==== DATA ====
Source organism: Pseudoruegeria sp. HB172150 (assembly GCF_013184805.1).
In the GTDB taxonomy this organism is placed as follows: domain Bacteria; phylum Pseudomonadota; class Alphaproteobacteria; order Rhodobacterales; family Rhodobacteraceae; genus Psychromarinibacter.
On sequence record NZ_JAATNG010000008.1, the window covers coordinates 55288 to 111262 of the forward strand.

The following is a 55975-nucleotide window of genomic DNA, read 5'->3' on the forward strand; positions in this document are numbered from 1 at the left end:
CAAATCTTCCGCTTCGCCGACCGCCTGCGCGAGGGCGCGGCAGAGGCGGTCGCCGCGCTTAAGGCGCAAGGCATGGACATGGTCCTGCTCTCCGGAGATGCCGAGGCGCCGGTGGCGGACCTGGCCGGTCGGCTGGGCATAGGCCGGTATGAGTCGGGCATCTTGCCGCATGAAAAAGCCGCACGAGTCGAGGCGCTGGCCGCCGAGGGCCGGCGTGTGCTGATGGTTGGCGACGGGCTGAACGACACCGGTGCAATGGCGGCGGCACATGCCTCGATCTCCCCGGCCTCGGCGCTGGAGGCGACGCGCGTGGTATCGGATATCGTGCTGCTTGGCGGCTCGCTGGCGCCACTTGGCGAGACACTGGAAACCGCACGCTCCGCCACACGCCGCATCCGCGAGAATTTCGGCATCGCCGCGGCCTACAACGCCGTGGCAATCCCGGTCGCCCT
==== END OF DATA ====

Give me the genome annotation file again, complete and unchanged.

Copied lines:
Source organism: Pseudoruegeria sp. HB172150 (assembly GCF_013184805.1).
In the GTDB taxonomy this organism is placed as follows: domain Bacteria; phylum Pseudomonadota; class Alphaproteobacteria; order Rhodobacterales; family Rhodobacteraceae; genus Psychromarinibacter.
On sequence record NZ_JAATNG010000008.1, the window covers coordinates 55288 to 111262 of the forward strand.

The following is a 55975-nucleotide window of genomic DNA, read 5'->3' on the forward strand; positions in this document are numbered from 1 at the left end:
CAAATCTTCCGCTTCGCCGACCGCCTGCGCGAGGGCGCGGCAGAGGCGGTCGCCGCGCTTAAGGCGCAAGGCATGGACATGGTCCTGCTCTCCGGAGATGCCGAGGCGCCGGTGGCGGACCTGGCCGGTCGGCTGGGCATAGGCCGGTATGAGTCGGGCATCTTGCCGCATGAAAAAGCCGCACGAGTCGAGGCGCTGGCCGCCGAGGGCCGGCGTGTGCTGATGGTTGGCGACGGGCTGAACGACACCGGTGCAATGGCGGCGGCACATGCCTCGATCTCCCCGGCCTCGGCGCTGGAGGCGACGCGCGTGGTATCGGATATCGTGCTGCTTGGCGGCTCGCTGGCGCCACTTGGCGAGACACTGGAAACCGCACGCTCCGCCACACGCCGCATCCGCGAGAATTTCGGCATCGCCGCGGCCTACAACGCCGTGGCAATCCCGGTCGCCCT